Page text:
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Toronto has a large immigrant population, and each of the unique areas and suburbs in Canada’s biggest city is a testament to its ethnic and cultural diversity.
Toronto’s many neighbourhoods are located within one of 10 distinct areas: Etobicoke, York, North York, West End, Downtown, Midtown, Uptown, East York, East End and Scarborough.
The city’s vibrant downtown core is a robust mix of commercial and residential properties, making it an ideal place to live, play and work. That said, one can expect to pay a premium for condos and houses in the area. Areas further out from the city centre generally have more affordable housing options.
Home to several excellent elementary schools, Bedford Park is the neighbourhood of choice for families with small children. Located just outside the city centre, this area has many useful amenities such as efficient transit, a local library and plenty of playgrounds.
One of the city's fastest-growing areas, North Toronto provides families with a fantastic selection of schools and access to green spaces. Meanwhile, the intersection of Yonge and Eglinton is home to towering condos and lively shopping and entertainment options, creating a vibrant urban atmosphere.
With its proximity to the University of Toronto, the Annex is a favourite among students and creative professionals who appreciate its casual, artsy atmosphere. Its bars, bakeries, cafes and pubs make it a great place for socialising.
This is one of the city’s most exclusive and attractive neighbourhoods, adorned with dignified mansions, tree-lined streets and prestigious private schools. Favoured by the wealthy, Forest Hill has a distinctly small-town feel but remains well connected to the rest of Toronto.
Yorkville is a glamorous yet charming neighbourhood, popular with visiting celebrities and locals. It is famous for its high-end designer stores, four-star hotels and gourmet eateries, all within walking distance of stunning Victorian-era homes on quiet streets. Residential properties in Yorkville are eye-wateringly expensive and seldom put on the market.
King West Village
King West Village is an area experiencing rapid growth. This trendy neighbourhood is a favourite with young people, thanks to its proximity to downtown office buildings and an array of pubs and nightclubs. Much of the housing here is in the form of upmarket condos.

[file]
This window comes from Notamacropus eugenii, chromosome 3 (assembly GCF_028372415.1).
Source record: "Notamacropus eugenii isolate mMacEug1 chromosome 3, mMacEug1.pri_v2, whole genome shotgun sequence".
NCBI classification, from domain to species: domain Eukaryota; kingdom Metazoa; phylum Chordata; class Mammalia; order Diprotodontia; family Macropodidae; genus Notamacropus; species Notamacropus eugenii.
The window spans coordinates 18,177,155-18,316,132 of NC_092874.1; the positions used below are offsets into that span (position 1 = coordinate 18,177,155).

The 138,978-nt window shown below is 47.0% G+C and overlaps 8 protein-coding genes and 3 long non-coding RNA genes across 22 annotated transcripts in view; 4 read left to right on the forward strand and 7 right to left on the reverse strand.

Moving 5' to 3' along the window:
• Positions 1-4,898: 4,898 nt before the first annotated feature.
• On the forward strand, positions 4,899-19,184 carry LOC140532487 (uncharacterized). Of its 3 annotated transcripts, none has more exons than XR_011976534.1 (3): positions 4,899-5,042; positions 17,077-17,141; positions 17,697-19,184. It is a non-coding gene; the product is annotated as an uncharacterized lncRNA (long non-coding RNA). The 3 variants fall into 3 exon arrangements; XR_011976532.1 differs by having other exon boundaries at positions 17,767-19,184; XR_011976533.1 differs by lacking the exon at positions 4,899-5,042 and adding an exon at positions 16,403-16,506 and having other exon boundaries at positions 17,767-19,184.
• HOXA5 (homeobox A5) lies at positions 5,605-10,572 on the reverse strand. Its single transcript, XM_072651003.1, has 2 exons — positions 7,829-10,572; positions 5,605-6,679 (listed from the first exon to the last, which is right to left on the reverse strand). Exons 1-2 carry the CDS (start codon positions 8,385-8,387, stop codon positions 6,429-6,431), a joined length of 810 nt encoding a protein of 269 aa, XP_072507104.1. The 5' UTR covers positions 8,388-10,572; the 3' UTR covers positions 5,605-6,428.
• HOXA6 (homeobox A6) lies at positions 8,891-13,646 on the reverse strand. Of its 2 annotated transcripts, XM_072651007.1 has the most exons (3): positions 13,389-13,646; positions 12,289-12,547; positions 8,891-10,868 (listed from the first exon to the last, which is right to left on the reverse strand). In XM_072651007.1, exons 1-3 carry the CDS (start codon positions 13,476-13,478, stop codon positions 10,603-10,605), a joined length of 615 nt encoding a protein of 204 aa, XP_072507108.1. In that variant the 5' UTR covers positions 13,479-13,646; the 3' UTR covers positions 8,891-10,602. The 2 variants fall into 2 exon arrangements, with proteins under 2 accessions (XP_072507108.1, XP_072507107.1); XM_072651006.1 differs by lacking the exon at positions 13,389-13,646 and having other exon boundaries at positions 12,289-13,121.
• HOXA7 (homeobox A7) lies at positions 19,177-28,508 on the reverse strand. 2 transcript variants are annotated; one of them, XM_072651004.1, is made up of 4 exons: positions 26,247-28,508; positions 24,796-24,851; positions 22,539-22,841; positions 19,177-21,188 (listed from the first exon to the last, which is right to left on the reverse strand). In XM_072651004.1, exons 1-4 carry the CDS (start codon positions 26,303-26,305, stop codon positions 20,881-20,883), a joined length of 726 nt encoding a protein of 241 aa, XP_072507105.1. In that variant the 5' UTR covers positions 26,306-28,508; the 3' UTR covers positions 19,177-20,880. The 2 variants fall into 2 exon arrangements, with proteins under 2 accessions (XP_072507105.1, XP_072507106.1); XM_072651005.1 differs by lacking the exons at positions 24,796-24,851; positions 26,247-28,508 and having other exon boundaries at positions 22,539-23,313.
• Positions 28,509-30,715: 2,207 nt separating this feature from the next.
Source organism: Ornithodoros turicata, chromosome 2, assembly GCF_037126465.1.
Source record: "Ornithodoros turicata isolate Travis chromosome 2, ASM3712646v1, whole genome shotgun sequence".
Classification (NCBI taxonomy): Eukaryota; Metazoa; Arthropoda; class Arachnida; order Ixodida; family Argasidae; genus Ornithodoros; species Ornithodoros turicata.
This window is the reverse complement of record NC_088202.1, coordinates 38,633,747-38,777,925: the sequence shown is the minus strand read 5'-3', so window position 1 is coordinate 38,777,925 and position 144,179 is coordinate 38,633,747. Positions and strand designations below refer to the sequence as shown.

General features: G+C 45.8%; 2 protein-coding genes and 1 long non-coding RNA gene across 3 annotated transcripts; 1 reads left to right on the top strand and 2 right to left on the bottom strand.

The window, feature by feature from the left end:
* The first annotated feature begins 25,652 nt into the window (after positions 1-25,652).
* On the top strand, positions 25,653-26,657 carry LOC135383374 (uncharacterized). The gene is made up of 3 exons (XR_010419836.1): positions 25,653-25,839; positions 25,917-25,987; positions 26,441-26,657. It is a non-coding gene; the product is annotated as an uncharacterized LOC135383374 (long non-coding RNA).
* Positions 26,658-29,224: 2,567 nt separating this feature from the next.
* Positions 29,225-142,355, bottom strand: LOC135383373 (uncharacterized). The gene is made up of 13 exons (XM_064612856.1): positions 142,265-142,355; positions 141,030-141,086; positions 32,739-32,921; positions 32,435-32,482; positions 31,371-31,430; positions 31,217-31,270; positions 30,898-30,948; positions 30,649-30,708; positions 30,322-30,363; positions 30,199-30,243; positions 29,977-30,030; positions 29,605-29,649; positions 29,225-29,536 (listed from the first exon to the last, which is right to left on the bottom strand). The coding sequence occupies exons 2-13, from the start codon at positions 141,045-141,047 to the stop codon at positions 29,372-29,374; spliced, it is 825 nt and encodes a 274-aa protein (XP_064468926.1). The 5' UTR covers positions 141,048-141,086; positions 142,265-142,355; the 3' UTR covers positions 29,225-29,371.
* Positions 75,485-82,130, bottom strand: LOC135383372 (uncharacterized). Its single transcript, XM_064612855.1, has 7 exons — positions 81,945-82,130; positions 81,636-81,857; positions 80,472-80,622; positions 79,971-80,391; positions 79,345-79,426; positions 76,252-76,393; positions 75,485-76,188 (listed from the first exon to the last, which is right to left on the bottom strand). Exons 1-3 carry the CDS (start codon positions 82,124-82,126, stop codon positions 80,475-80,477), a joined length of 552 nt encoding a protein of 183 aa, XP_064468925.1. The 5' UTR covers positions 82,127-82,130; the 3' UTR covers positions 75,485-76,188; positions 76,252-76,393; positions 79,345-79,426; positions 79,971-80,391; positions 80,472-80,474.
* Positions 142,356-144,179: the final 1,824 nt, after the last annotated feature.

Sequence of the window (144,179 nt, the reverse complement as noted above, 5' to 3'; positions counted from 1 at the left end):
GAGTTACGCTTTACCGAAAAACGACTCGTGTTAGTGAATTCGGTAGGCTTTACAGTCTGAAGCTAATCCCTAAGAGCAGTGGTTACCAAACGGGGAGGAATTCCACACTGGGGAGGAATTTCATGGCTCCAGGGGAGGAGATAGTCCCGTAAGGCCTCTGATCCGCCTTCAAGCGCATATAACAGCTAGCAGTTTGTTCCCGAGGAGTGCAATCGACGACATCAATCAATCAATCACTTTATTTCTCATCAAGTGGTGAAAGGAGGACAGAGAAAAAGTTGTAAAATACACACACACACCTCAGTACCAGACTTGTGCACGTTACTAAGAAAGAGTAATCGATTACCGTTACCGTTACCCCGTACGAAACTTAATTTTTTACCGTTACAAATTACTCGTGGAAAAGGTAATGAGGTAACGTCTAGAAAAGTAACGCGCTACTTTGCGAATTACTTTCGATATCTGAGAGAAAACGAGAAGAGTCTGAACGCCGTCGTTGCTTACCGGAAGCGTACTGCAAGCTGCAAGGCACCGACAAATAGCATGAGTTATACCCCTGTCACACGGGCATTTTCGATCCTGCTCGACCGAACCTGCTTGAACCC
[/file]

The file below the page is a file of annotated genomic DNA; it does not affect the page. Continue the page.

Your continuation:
Harbourfront is known for its condos, most of which have stunning views of Lake Ontario. This is the perfect spot to enjoy a breezy stroll by the lake, take a ferry to the Toronto Islands, or visit the area’s many antique stores, restaurants and galleries. Harbourfront is one of Toronto’s main cultural centres. The area's architectural flair and unbeatable location make it a highly coveted neighbourhood.
This hidden gem was once an industrial and commercial centre with railroad tracks. Today it is an increasingly popular residential area, booming with the construction of townhouses and lofts. It is enviably close to High Park, good shopping centres and the subway (although many residents are also avid cyclists).
The Kingsway is one of the city’s most affluent areas. Large-lot, single-family detached Tudor homes on the side streets give the neighbourhood the look and feel of a quiet English village. Additionally, older apartment buildings stand alongside newer condominiums near the Old Mill subway station.
The plentiful parkland, old-world charm and picturesque beauty of Old Mill have made it a sought-after area. It stands along the banks of the Humber River and is close to the shopping district in Bloor West Village.
This is one of the most aspirational addresses in Toronto, with old charming one-of-a-kind homes beside Lake Ontario rarely available. It has been said that the community looks more like a lakeside resort town than a big city neighbourhood.
Leaside is always in demand and its housing prices reflect this. In addition to a good selection of schools, it is known for its family-friendly parks, good public transit and handy shopping.
Established as an artists’ colony in the 1920s, Guildwood is now an up-and-coming yet quiet family neighbourhood. Residents can walk to the lake in minutes, and get to Union Station by train in under half an hour.
This was once a heavily industrial area but is now one of the city’s most affluent neighbourhoods, with luxury condos and gracious homes. The area's train station plus its proximity to major roadways make it a favourite for commuters.
Culturally-rich Glen Park is home to large numbers of Italian and Orthodox Jewish families as well as immigrants from all over the world. There are several good schools in the area, making it a great pick for families with children.
►Learn more about the city's property market with Accommodation in Toronto
"I would recommend anything downtown. I like being close to city parks as we have a dog. Anything close to the lake is also nice. Areas such as the The Beaches, Trinity Bellwoods, Little Italy or close to Queen Street are neighbourhoods I would recommend. There is also no need for a vehicle in any of these areas."
Learn more about life in Toronto in South African expat, Figo's interview.
Images: Uptown by Eja2k (Wikimedia Commons), Midtown by Jeff Hitchcock (Wikimedia Commons), Downtown by John Vetterli (Wikimedia Commons), West End by John Vetterli (Wikimedia Commons), East End by Elza Kurbanova (Unsplash), North York by GTD Aquitaine (Wikimedia Commons).
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